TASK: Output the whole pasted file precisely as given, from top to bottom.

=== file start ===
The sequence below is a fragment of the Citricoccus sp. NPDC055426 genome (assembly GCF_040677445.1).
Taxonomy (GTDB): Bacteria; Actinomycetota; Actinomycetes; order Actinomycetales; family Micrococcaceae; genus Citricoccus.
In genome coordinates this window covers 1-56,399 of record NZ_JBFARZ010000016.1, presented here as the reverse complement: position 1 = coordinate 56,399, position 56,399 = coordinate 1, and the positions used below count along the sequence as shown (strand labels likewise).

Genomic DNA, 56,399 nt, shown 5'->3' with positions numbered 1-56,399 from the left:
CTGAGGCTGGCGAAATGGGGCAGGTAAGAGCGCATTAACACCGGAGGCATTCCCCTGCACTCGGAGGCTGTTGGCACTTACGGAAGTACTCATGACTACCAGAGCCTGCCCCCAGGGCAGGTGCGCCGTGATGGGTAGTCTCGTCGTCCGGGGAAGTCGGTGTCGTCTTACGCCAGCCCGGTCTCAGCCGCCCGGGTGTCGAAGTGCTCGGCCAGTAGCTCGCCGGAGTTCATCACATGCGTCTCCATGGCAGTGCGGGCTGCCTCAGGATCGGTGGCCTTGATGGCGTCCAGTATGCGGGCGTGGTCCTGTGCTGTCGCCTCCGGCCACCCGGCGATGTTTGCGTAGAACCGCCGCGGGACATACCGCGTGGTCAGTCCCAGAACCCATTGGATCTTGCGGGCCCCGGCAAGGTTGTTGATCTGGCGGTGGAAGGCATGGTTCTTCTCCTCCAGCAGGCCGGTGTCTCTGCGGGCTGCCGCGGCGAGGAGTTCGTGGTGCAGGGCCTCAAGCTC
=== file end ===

The sequence below is a fragment of the Citricoccus sp. NPDC055426 genome (assembly GCF_040677445.1).
Taxonomy (GTDB): Bacteria; Actinomycetota; Actinomycetes; order Actinomycetales; family Micrococcaceae; genus Citricoccus.
In genome coordinates this window covers 1-56,399 of record NZ_JBFARZ010000016.1, presented here as the reverse complement: position 1 = coordinate 56,399, position 56,399 = coordinate 1, and the positions used below count along the sequence as shown (strand labels likewise).

Genomic DNA, 56,399 nt, shown 5'->3' with positions numbered 1-56,399 from the left:
CTGAGGCTGGCGAAATGGGGCAGGTAAGAGCGCATTAACACCGGAGGCATTCCCCTGCACTCGGAGGCTGTTGGCACTTACGGAAGTACTCATGACTACCAGAGCCTGCCCCCAGGGCAGGTGCGCCGTGATGGGTAGTCTCGTCGTCCGGGGAAGTCGGTGTCGTCTTACGCCAGCCCGGTCTCAGCCGCCCGGGTGTCGAAGTGCTCGGCCAGTAGCTCGCCGGAGTTCATCACATGCGTCTCCATGGCAGTGCGGGCTGCCTCAGGATCGGTGGCCTTGATGGCGTCCAGTATGCGGGCGTGGTCCTGTGCTGTCGCCTCCGGCCACCCGGCGATGTTTGCGTAGAACCGCCGCGGGACATACCGCGTGGTCAGTCCCAGAACCCATTGGATCTTGCGGGCCCCGGCAAGGTTGTTGATCTGGCGGTGGAAGGCATGGTTCTTCTCCTCCAGCAGGCCGGTGTCTCTGCGGGCTGCCGCGGCGAGGAGTTCGTGGTGCAGGGCCTCAAGCTC